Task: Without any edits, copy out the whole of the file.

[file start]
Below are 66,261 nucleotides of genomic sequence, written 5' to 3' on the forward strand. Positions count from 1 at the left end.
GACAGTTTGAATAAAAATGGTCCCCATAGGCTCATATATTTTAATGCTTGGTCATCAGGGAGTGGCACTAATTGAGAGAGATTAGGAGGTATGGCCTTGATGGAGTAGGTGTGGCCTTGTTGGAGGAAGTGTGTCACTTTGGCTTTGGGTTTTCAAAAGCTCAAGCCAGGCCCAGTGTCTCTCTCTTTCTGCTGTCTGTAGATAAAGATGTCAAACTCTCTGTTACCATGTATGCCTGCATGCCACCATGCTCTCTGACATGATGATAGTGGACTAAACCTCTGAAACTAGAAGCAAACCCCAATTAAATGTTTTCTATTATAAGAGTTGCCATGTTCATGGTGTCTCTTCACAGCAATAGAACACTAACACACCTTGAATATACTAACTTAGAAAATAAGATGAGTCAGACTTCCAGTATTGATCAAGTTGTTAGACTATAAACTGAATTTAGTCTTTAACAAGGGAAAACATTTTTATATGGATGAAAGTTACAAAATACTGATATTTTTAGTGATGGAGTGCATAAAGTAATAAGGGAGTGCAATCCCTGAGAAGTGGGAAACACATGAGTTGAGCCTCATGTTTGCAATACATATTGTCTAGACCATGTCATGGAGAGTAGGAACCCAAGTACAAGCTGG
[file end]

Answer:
Below are 66,261 nucleotides of genomic sequence, written 5' to 3' on the forward strand. Positions count from 1 at the left end.
GACAGTTTGAATAAAAATGGTCCCCATAGGCTCATATATTTTAATGCTTGGTCATCAGGGAGTGGCACTAATTGAGAGAGATTAGGAGGTATGGCCTTGATGGAGTAGGTGTGGCCTTGTTGGAGGAAGTGTGTCACTTTGGCTTTGGGTTTTCAAAAGCTCAAGCCAGGCCCAGTGTCTCTCTCTTTCTGCTGTCTGTAGATAAAGATGTCAAACTCTCTGTTACCATGTATGCCTGCATGCCACCATGCTCTCTGACATGATGATAGTGGACTAAACCTCTGAAACTAGAAGCAAACCCCAATTAAATGTTTTCTATTATAAGAGTTGCCATGTTCATGGTGTCTCTTCACAGCAATAGAACACTAACACACCTTGAATATACTAACTTAGAAAATAAGATGAGTCAGACTTCCAGTATTGATCAAGTTGTTAGACTATAAACTGAATTTAGTCTTTAACAAGGGAAAACATTTTTATATGGATGAAAGTTACAAAATACTGATATTTTTAGTGATGGAGTGCATAAAGTAATAAGGGAGTGCAATCCCTGAGAAGTGGGAAACACATGAGTTGAGCCTCATGTTTGCAATACATATTGTCTAGACCATGTCATGGAGAGTAGGAACCCAAGTACAAGCTGG